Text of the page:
Skip to main content

Twitter’s Worst ‘Alpha Male’ Is So Lost He Thinks Kid Rock Is Better Than THE BOSS!?

Sorry, Kid Rock does not speak for me.

Bruce Springsteen on stage

When it comes to musicians who know what it means to be a working class citizen in America, no one does it better than the Boss. Bruce Springsteen has been the voice of the American struggle from the start of his career, and he’s praised for it. And for good reason. No one does it like Bruce. So when suddenly he was trending alongside Kid Rock, I just instantly knew my blood was going to start boiling.

Self-appointed Alpha Male Nick Adams is at it again—this time, he’s so deep in the alternate reality he’s created to soothe his fragile ego that he’s acting like it’s common knowledge that Kid Rock is more talented than Bruce Springsteen. Sorry, I need to go throw up after writing that. Kid Rock, who grew up privileged and rich and has since made a mockery out of the working class people who think he’s one of them, knows nothing about what it means to truly be an American. And anyone who thinks that he does is just also showing their privilege!

To be fair, Adams said that Kid Rock’s music “perfectly captures the essence of America,” and if you’re a tiny excuse for a man like Adams is, that probably makes sense. But the reality is that Bruce Springsteen is praised for his ability to capture the struggles of the American way of life in his lyrics and emotions. So Adams saying that Kid Rock somehow does that better than Springsteen is not only laughable but shows exactly what kind of “America” Adams is a part of.

Bruce Springsteen is the voice of the working class. Kid Rock is a rich kid who doesn’t get it.

It’s truly laughable for someone like Adams to think this rich kid from Michigan gets what it means to be American more than Bruce Springsteen. What’s even funnier to me is that I cannot think of a single Kid Rock song worthy of a listen with the exception of “Picture” which is great because of Sheryl Crow. But Springsteen? There is a song for nearly every emotion you’re going through. Struggling to find success or a way out of the life you’re in? Listen to all of Darkness on the Edge of Town. Emotional about what you long to see? Then I suggest “Atlantic City” from Nebraska.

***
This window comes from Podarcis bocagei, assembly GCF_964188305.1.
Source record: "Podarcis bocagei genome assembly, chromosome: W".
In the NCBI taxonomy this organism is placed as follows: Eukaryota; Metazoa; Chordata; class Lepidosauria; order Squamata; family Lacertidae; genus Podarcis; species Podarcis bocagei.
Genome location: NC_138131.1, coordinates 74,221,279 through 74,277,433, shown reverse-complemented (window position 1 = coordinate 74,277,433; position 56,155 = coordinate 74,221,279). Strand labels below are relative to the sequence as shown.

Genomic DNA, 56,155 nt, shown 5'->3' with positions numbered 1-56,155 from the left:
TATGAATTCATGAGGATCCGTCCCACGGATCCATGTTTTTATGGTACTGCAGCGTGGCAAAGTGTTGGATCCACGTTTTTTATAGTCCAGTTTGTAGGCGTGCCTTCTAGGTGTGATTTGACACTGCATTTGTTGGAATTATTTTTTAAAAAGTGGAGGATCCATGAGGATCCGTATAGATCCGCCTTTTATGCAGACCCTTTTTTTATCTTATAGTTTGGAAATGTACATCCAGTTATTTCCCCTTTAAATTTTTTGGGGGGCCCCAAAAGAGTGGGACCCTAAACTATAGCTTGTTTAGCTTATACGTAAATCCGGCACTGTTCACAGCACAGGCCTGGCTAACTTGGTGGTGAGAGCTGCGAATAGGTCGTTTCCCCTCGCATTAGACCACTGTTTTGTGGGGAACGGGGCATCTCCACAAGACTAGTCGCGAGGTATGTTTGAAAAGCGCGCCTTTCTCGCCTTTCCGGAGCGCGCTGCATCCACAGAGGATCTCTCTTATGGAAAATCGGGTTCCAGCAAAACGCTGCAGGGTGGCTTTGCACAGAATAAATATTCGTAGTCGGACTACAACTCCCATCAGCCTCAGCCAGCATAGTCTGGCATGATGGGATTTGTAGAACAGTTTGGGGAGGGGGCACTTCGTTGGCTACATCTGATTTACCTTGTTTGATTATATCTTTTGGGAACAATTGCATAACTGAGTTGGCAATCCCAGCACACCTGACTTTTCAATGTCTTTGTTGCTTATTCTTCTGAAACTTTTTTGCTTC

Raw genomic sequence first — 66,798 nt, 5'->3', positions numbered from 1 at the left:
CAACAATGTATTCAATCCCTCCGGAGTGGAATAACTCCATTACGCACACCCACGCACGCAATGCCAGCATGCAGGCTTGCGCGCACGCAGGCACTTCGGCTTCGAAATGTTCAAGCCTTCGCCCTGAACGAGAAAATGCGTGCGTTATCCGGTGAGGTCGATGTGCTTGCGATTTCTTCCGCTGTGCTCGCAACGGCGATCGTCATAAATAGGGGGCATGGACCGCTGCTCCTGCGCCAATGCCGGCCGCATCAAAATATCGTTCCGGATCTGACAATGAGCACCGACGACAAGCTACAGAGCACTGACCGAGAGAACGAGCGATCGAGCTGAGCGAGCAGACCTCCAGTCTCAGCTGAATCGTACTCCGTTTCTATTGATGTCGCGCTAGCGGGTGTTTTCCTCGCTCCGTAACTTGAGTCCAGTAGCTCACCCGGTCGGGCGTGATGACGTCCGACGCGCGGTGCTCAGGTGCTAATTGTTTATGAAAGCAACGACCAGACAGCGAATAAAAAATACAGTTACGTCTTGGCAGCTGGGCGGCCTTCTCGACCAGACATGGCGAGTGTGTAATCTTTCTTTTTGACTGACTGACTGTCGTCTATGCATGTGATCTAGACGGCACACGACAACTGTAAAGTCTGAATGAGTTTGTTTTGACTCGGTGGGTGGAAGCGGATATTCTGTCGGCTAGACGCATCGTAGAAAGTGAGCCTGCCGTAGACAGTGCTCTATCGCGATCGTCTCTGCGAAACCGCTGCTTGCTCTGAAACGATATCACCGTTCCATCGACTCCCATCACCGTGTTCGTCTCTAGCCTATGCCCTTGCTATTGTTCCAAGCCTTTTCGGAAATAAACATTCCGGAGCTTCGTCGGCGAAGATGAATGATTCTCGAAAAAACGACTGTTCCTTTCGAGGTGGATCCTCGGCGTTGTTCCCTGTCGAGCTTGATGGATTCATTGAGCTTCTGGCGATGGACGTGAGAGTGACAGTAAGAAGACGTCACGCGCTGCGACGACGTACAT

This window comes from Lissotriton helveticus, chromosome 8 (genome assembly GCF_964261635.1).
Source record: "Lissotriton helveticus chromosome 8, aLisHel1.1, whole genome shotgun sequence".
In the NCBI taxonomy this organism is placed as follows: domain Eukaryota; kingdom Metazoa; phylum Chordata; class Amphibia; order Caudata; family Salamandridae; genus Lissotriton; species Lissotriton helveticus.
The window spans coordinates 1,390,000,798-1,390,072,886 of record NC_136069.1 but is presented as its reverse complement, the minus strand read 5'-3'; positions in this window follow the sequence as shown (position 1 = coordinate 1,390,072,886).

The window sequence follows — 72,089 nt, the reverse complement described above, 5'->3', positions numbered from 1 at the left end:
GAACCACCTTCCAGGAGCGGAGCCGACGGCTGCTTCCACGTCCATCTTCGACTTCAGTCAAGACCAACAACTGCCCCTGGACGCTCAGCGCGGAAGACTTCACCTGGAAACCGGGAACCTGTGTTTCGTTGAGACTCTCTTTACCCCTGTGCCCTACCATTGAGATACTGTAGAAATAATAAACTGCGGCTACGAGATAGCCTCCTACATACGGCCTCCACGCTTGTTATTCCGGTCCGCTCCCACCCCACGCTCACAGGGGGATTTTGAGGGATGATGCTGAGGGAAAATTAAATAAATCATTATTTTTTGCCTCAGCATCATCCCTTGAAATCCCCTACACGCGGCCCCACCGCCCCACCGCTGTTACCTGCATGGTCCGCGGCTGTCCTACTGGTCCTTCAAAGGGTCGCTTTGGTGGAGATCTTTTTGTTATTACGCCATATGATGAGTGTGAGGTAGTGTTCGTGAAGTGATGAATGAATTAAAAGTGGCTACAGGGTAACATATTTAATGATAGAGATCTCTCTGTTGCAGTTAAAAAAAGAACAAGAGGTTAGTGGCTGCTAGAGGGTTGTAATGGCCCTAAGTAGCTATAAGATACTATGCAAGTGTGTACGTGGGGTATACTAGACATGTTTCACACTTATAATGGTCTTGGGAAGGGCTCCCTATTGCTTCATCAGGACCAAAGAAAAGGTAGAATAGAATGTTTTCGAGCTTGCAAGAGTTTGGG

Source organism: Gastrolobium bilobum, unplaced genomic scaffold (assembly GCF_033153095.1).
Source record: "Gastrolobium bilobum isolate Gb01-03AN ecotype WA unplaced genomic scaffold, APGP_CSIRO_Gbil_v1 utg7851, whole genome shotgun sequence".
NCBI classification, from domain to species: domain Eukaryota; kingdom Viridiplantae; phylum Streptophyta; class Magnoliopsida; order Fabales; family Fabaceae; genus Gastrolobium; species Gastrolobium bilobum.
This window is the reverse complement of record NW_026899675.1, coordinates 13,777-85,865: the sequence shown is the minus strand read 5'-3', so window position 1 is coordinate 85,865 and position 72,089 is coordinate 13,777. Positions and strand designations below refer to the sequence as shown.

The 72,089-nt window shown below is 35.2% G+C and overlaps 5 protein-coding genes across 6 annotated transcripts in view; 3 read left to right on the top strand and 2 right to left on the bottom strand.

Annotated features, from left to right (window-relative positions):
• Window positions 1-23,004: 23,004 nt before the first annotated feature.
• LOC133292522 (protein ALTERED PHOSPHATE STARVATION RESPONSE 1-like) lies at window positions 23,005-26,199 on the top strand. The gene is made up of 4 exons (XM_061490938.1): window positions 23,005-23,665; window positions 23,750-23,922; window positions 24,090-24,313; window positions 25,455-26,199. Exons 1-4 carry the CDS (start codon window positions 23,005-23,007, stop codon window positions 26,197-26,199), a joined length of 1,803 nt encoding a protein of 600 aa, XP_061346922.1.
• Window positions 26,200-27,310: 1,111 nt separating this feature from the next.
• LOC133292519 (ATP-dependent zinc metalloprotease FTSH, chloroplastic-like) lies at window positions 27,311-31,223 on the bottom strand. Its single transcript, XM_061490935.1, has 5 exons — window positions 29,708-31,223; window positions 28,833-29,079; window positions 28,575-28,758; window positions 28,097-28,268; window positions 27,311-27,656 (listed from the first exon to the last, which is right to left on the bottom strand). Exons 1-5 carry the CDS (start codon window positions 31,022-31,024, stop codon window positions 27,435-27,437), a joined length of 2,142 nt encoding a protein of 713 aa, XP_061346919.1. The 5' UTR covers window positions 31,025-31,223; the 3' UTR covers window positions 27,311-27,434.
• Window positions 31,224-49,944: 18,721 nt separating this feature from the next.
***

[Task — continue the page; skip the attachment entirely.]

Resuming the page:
If you just fell in love, you might relate to “I’m on Fire,” and that’s just the start. The point is, the Boss gets what it is like to grow up with big dreams and want to fulfill them. He gets it because he was that kid. He grew up working class and fought for what he has. His music speaks to us because he was that kid with a guitar just trying to make it despite not having a lot to fall back on.

Kid Rock doesn’t know that struggle. His music does not speak for me, and it does not speak for the American way. What it speaks to is a privileged little white kid who wants people to think he knows pain and struggles. Adams thinking that Kid Rock is what America is says more about Adams than it does about those of us who relate to Bruce Springsteen.

Please keep the Boss out of your bullshit, Nick.

(featured image: Larry Hulst/Michael Ochs Archives/Getty Images)

The Mary Sue has a strict comment policy that forbids, but is not limited to, personal insults toward anyone, hate speech, and trolling.—

Have a tip we should know? [email protected]

Filed Under:

Follow The Mary Sue:

Resident Spider-Man expert, official Leslie Knope, actually Yelena Belova. Wanda Maximoff has never done anything wrong in her life. New York writer with a passion for all things nerdy. Yes, she has a Pedro Pascal podcast.